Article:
This method is nice and subtle, but only works in some eras.
- All of the 20th Century, at least in Western Civilization, is a go. So far, that's still possible in the early 21st Century, but many newspapers are losing out to the internet and television.
- Larger communities in The Wild West and Colonial Eras will work as well, as movable type goes back to the early 17th Century.
- China, long known for bureacracy, has had several different daily papers for government employees. The Han Dynasty (2nd & 3rd Centuries), Tang Dynasty (from 713 to 734), and Ming Dynasty (starting in 1582) all had daily papers that might be used to find out the date without standing out too much.
- Starting in 59 BC in the Roman Empire, Julius Caesar made public the Acta Diurna - a daily government gazette placed in the Roman Forum.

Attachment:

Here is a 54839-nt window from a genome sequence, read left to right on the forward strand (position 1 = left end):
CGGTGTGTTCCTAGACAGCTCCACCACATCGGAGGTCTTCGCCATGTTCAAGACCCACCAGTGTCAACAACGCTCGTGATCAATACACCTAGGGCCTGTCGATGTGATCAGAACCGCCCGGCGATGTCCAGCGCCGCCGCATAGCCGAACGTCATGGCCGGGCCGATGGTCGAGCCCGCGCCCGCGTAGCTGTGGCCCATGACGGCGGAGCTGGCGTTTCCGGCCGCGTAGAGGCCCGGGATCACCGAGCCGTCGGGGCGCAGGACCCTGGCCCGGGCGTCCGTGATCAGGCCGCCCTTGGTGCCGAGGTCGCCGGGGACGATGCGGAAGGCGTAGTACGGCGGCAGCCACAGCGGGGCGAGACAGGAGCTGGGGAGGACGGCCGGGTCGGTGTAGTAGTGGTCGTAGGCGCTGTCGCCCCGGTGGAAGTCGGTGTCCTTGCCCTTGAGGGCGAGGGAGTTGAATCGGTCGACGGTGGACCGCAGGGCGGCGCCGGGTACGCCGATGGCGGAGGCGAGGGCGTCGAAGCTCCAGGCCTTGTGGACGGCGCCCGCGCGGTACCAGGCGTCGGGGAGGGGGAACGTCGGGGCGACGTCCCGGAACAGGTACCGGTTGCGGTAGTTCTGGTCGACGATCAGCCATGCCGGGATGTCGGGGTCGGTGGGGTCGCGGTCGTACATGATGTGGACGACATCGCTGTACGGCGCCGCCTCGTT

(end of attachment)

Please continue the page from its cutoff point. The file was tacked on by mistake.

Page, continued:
The more common, and much less subtle, method is to ask some passerby "What Year Is This?"
Game and Story Use
- The Veteran Chrononaut does this instead of asking someone the year - it's a lot less conspicuous. See What Year Is This? for a brief discussion of other options, and the dangers of asking such a memorable question.
- On your way to that Newspaper stand, look up at the sky. If you see any Zeppelins, that probably means you're in an Alternate History.
- The TV show Rome from HBO showed a huge calendar, but I have yet to find a source that tells me if this was factual or a TV embellishment. It was a sort of lattice framework set into a wall, with compartments corresponding to the months and days - a marker was advanced by one box per day.